Husband and Wife cover Job chapter 35:
Elihu Justifies God (cont).
According to Elihu, God ignores the people who cry out to God because those people are wicked, bad, and wrong, plus also evil or whatever. Which would make sense except that we read the prologue wherein God specifically states that Job is blameless and upstanding, so we are sick of people giving Job shit. As a matter of fact, Wife gets pretty riled up about it and says a lot of poorly phrased nonsense and goes into a diatribe about community college? Wife is clearly a mess, but not more so than Elihu, so suck it.
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Job Chapter 35 in the Bible discusses the speeches of Elihu, one of Job's friends. In this chapter, Elihu continues to address Job's complaints about God's injustice and silence. Elihu argues that God is just and that Job's suffering is a result of his own sins. He also criticizes Job for demanding answers from God and questioning his justice.
From an atheist perspective, this chapter may raise several questions and criticisms. Firstly, atheists do not believe in the existence of God or any deity, so the idea of a divine being's justice or injustice is irrelevant. Therefore, the arguments presented by Elihu may not hold any significance for atheists.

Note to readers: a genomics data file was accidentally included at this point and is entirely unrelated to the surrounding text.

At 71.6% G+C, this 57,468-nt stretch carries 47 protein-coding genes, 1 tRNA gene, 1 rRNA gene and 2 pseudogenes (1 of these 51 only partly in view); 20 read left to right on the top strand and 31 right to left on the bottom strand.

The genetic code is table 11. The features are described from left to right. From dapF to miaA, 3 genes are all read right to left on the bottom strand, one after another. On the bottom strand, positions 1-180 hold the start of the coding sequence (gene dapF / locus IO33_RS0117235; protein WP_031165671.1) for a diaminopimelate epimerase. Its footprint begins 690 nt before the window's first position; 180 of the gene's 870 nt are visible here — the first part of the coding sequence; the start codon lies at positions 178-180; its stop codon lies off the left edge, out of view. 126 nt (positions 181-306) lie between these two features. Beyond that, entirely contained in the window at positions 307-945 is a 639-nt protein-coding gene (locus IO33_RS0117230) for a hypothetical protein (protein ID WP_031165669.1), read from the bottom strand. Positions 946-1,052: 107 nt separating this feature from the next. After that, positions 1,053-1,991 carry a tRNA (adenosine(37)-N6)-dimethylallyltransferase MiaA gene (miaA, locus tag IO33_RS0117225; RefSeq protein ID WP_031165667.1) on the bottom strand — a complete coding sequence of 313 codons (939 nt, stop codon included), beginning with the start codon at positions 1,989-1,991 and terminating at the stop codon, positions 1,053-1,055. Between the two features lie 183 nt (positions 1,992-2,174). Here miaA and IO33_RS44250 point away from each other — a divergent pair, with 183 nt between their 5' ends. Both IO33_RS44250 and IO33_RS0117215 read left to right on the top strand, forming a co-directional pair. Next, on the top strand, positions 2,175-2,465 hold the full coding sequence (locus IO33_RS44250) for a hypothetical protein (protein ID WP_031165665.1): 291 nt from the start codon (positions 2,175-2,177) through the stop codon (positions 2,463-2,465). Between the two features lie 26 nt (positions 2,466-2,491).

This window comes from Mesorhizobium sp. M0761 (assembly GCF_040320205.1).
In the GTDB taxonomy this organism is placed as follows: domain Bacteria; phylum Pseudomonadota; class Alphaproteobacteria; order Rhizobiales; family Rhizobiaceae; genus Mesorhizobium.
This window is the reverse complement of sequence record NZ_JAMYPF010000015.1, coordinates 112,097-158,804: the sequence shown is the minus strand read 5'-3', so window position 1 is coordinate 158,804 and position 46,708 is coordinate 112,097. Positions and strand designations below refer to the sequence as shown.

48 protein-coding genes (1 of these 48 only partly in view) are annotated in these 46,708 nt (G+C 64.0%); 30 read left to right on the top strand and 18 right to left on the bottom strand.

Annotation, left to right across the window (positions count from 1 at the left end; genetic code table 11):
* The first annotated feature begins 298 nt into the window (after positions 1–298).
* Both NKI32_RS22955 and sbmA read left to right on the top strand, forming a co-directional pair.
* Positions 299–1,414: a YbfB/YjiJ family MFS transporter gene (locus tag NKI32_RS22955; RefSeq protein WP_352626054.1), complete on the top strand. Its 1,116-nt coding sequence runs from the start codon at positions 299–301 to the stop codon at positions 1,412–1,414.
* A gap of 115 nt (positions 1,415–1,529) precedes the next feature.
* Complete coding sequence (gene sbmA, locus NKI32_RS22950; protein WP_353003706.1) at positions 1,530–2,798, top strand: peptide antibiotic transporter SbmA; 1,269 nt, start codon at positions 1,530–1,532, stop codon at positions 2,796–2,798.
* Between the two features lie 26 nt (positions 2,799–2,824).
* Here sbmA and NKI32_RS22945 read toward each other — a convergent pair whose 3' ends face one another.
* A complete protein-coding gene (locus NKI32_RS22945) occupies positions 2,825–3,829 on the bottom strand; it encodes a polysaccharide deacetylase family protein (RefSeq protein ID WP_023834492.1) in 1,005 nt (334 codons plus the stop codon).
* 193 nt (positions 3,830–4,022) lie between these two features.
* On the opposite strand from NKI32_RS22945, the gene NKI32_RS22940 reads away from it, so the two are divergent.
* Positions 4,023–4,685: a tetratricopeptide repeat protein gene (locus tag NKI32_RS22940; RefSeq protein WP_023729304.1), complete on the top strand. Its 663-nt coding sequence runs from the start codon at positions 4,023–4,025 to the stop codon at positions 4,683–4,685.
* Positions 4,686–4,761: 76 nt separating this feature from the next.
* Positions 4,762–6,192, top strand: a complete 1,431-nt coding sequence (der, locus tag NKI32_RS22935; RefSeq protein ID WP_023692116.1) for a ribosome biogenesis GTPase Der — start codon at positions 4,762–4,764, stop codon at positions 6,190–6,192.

Secondly, Elihu's argument that Job's suffering is a result of his own sins is based on the assumption that God punishes people for their sins. Atheists reject the concept of sin and divine punishment. Instead, atheists may argue that Job's suffering is a result of natural causes, such as disease, poverty, or other external factors beyond his control.
Finally, Elihu's criticism of Job for questioning God's justice may not be convincing to atheists. Atheists may argue that questioning authority and demanding answers is a fundamental aspect of critical thinking and rational inquiry. They may reject the idea of blind faith and argue that skepticism and inquiry are necessary for progress and development.
In conclusion, Job Chapter 35 may not hold any significant relevance or meaning for atheists. The arguments presented by Elihu may not be convincing or relevant to those who reject the concept of God and divine justice. Nevertheless, the chapter may serve as a source of insight into religious beliefs and the arguments presented by religious thinkers.
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